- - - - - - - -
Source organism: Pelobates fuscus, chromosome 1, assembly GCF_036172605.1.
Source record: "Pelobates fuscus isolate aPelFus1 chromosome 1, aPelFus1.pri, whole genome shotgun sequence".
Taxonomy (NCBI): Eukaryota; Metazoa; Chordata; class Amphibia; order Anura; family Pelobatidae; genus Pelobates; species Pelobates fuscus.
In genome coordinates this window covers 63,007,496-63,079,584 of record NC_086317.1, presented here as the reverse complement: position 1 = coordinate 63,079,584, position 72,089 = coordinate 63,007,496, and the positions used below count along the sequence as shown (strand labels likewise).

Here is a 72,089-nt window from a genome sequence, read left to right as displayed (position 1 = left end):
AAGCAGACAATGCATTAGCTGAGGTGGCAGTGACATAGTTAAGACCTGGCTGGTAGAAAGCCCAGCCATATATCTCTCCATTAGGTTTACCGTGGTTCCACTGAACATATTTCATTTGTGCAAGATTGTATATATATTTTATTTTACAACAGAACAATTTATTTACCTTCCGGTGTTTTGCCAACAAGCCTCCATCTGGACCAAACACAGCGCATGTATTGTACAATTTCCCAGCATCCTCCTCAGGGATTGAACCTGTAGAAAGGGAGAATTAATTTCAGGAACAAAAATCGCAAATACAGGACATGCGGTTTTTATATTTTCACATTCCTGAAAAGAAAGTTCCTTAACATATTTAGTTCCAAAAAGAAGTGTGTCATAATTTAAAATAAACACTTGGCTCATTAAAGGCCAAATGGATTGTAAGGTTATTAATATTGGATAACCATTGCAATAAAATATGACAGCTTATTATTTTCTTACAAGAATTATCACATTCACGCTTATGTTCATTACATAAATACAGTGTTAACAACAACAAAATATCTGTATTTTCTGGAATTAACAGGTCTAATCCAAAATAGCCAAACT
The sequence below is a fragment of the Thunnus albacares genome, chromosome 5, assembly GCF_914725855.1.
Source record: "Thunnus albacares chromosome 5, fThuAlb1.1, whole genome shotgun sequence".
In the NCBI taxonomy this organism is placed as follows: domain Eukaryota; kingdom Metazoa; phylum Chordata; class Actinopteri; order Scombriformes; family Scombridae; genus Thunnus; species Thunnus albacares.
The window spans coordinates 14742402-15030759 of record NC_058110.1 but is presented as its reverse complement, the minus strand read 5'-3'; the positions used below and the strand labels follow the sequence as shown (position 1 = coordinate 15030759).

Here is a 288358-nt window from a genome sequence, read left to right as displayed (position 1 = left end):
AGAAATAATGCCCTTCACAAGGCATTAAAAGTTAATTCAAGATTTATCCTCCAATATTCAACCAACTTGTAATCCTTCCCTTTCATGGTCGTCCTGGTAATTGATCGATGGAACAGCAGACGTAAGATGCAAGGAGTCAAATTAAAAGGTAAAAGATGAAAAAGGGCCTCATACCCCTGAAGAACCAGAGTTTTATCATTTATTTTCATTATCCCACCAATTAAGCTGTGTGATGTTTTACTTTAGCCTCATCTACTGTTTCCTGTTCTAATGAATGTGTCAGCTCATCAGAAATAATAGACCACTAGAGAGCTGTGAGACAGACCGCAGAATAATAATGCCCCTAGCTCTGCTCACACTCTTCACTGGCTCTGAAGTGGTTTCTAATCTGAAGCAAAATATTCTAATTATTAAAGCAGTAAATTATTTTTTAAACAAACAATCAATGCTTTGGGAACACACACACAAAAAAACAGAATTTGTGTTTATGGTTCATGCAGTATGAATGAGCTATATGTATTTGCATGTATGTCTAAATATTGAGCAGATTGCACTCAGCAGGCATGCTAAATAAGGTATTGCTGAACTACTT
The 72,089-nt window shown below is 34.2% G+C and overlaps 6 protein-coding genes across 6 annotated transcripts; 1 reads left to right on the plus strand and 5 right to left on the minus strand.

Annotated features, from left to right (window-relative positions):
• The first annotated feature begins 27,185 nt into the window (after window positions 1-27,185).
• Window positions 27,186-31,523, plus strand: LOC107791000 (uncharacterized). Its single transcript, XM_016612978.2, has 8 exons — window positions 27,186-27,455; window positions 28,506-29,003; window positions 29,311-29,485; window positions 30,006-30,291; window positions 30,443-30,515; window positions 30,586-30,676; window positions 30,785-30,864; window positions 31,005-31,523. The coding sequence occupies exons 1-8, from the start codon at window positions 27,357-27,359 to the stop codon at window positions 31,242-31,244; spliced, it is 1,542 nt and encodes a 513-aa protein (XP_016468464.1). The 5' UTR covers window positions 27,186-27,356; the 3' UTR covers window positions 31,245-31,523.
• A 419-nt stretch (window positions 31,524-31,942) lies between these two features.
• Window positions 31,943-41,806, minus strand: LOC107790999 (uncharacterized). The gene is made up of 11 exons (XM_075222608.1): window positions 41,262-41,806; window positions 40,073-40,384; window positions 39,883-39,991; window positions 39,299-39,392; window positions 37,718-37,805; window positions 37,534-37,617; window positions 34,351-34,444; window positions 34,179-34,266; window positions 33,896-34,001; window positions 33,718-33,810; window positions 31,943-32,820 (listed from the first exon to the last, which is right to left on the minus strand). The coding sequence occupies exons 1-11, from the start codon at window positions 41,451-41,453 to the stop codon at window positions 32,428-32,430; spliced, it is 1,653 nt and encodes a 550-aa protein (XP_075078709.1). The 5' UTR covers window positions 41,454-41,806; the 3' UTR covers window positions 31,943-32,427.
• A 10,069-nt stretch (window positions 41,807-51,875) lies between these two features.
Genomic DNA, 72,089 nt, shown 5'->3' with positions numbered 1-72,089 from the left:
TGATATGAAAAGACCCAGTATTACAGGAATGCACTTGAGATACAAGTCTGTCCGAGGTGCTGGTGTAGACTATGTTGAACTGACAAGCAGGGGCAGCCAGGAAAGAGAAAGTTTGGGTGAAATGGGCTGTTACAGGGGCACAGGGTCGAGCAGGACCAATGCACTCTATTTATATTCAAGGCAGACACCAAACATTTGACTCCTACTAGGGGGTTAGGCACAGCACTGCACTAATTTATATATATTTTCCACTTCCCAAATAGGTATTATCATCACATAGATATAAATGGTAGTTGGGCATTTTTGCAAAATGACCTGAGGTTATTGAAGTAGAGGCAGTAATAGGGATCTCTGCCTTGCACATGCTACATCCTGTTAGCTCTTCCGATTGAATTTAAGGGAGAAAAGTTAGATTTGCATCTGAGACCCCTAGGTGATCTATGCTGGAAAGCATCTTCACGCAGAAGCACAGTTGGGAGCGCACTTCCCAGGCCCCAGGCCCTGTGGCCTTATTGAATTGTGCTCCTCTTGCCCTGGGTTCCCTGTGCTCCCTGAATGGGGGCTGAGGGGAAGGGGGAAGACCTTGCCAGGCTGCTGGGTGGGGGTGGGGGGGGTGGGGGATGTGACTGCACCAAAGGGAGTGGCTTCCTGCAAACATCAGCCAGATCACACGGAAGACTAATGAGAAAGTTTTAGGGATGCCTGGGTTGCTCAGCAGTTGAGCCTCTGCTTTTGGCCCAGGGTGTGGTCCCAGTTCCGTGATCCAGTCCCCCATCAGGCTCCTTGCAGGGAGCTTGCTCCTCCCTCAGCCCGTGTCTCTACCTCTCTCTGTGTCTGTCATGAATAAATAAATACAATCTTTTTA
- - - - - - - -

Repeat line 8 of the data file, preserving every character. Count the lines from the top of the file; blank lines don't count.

Source record: "Thunnus albacares chromosome 5, fThuAlb1.1, whole genome shotgun sequence".